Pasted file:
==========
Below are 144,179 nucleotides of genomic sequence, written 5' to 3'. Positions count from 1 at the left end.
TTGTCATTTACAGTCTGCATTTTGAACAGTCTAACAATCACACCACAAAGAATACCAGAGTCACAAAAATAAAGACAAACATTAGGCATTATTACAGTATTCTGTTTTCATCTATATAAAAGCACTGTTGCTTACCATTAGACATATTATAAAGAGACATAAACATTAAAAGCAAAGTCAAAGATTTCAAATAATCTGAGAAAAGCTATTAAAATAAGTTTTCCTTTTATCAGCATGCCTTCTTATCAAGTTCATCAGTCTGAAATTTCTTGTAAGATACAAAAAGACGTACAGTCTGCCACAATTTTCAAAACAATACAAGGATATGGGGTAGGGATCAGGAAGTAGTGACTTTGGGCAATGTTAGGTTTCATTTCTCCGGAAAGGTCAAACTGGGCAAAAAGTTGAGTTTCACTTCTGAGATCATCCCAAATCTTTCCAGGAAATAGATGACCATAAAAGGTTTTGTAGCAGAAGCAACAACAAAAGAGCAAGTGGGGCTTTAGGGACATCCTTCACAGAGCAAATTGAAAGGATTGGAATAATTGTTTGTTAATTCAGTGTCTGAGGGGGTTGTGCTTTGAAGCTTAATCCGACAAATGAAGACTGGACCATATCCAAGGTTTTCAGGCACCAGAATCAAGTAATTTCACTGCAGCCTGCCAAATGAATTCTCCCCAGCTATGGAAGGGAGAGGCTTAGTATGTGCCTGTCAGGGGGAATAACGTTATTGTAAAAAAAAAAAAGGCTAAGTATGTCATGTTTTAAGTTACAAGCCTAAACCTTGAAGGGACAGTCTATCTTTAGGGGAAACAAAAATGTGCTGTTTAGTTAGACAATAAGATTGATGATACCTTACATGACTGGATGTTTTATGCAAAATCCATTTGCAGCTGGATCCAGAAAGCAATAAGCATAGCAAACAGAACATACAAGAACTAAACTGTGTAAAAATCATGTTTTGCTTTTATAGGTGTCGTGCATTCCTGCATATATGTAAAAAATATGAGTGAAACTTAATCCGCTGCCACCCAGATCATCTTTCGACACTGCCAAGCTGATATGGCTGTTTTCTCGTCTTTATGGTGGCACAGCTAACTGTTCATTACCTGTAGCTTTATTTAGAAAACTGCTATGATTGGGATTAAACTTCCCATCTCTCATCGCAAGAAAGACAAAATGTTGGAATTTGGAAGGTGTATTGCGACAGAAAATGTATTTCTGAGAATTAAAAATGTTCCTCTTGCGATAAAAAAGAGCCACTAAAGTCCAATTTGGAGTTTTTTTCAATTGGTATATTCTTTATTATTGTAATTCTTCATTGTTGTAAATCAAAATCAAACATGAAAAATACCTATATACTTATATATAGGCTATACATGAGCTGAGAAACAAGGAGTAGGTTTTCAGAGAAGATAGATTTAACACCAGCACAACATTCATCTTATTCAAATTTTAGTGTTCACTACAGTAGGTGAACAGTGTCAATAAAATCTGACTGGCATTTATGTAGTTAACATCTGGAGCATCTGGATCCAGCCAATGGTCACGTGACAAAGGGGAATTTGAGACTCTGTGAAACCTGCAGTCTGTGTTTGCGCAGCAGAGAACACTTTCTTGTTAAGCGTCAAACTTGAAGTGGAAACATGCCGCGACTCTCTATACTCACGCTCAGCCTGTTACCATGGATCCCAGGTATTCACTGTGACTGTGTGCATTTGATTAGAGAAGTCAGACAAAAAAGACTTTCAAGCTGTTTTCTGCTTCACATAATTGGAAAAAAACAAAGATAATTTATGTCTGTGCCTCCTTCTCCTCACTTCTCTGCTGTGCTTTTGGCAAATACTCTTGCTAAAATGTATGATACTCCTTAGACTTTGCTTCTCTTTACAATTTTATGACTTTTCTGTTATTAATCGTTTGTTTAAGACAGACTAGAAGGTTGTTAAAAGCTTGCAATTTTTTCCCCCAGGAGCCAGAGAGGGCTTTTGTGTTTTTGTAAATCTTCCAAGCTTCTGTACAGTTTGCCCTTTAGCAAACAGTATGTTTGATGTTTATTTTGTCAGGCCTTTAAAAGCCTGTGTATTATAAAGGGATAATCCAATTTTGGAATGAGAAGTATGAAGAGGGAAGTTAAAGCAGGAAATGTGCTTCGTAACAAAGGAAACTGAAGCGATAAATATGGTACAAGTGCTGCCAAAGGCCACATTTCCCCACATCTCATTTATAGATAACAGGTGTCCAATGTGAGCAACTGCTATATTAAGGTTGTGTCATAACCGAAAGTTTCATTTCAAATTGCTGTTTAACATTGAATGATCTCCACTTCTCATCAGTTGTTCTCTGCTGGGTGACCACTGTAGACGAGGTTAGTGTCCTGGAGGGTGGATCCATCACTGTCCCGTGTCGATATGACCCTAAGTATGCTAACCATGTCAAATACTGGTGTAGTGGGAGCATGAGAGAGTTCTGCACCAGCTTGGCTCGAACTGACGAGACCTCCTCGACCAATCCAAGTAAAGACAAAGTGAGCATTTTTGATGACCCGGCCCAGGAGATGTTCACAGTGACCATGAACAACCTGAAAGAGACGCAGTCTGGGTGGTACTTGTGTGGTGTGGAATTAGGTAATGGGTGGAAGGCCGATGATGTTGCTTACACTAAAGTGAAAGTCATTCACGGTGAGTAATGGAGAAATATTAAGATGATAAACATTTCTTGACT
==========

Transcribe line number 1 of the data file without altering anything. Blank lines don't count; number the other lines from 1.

Below are 144,179 nucleotides of genomic sequence, written 5' to 3'. Positions count from 1 at the left end.